Anyhow, one wonders what relation does our link for the day have with this concert --- the scale of the events happening in the Philippines is incredibly disturbing, to say the least, notwithstanding the tragedy befalling the Saguisags, which is a situation I'd hardly wish for anyone. Maybe we need some human interest stories such as this to take our minds away from the rest of the political landscape. Otherwise, we will just turn numb.

It's money. Money and influence and all the influence- and leverage-peddling that goes on in our government and society --- they gnaw at the tatters of our moral fabric. We have a generation of young people who know no better, who have forgotten the cruelties of Martial Law and the struggle to regain our democracy --- they who only know Erap and how many betrayals have taken place since he was elected.

We have people wishing for the show of the iron fist to put back the country back on track. How foolish, how naive would it be for us to expect that the "savior" will slink back into obscurity once they have tasted power and all its trappings and perks. We asked for Erap to leave and we got Gloria, who proved to be little better.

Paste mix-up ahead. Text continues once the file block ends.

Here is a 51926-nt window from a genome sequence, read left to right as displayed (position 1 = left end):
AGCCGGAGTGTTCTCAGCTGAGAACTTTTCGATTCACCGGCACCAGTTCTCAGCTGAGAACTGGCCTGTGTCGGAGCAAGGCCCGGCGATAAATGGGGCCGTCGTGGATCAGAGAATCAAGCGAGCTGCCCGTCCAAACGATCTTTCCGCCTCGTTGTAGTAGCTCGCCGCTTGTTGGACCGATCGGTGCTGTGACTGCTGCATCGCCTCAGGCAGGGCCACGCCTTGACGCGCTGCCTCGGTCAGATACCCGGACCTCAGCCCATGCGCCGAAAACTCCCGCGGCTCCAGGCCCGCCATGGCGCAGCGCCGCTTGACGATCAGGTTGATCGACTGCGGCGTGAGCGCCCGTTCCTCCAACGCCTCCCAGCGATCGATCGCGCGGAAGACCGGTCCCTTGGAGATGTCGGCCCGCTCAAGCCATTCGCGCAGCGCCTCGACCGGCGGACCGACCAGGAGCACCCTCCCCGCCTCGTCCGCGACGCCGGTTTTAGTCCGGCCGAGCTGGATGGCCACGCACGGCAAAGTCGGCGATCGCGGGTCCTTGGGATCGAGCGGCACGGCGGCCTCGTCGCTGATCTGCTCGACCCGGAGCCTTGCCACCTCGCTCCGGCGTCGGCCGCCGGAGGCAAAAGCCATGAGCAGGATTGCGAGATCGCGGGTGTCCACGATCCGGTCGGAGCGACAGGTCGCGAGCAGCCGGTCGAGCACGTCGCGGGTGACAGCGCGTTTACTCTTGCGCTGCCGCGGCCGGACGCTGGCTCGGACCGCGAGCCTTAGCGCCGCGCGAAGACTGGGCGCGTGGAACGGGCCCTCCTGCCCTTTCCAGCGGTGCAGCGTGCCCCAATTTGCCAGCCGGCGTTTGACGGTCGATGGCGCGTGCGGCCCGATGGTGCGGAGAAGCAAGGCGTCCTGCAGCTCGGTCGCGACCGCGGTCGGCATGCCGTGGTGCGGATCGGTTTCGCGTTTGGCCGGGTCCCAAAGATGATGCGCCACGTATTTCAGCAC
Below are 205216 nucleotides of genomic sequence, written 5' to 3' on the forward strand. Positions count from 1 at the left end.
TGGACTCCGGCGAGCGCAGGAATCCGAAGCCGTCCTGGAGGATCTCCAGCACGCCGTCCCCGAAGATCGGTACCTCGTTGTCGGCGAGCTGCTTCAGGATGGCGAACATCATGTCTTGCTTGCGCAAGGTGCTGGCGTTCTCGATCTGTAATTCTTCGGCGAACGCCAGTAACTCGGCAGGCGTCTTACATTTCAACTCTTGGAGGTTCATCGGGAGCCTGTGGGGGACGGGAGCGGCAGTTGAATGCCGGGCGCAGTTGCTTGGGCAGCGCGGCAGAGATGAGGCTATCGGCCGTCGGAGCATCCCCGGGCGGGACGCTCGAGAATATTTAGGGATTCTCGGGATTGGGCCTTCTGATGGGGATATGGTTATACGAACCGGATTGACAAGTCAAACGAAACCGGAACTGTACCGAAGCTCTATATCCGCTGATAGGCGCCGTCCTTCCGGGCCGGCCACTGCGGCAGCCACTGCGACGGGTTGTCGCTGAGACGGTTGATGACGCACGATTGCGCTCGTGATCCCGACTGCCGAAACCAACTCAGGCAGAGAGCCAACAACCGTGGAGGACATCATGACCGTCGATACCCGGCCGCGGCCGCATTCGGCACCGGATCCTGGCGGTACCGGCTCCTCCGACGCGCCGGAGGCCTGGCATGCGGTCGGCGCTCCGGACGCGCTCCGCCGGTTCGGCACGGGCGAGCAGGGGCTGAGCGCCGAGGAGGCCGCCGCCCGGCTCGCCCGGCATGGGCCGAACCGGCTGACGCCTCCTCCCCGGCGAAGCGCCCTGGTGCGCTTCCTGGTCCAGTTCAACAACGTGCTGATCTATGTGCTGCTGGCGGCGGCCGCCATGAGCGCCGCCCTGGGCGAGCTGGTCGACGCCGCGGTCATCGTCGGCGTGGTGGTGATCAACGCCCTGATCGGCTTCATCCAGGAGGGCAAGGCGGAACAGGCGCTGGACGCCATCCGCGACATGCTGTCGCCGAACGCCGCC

Yes, do cheer up that our country's fundamentals have been healthier since she assumed power. Forget the involuntary disappearances, the "Hello Garci" incident, the Macapagal Boulevard scam, the fertilizer scam, the ZTE broadband scam, the endless allegations of jueteng, the shameful handling of the Subic rape case, among many other things. Forget that the continuum of President Arroyo's administration spans cases from the absurd to the downright galling. The economy is doing great, hurrah!

Meantime, family incomes are shrinking as prices rise. Having hope is a great exercise, at least to tell ourselves it would turn out all right.

The chain of events up to now is only leaven for more cynicism. Avoiding the news now is more of a given than a choice. I've had it - I'm officially fed up with the state of affairs in the Philippines. Making me care would be a stretch --= from now on, I'll try my best to talk about positive stuff.

This is where all current events begin to intersect --- obviously there is garden-variety corruption you can encounter in your own backyard. MalacaƱang sounds impressive, but guess what? Sneak-thieving is even more frustrating when it's not even supposed to happen. Then again, anyone with a modicum of power is likely to abuse it.

The concert was held at the Filipino community school in Al Khobar - a favored site because of its accessibility, sufficient size, adequate stage, affordability, and most of all, the positive vibe of conducting the activity without drawing too much attention from the local authorities. The organizers got a call from the school on Wednesday morning saying that they needed a permit from the government to conduct the concert.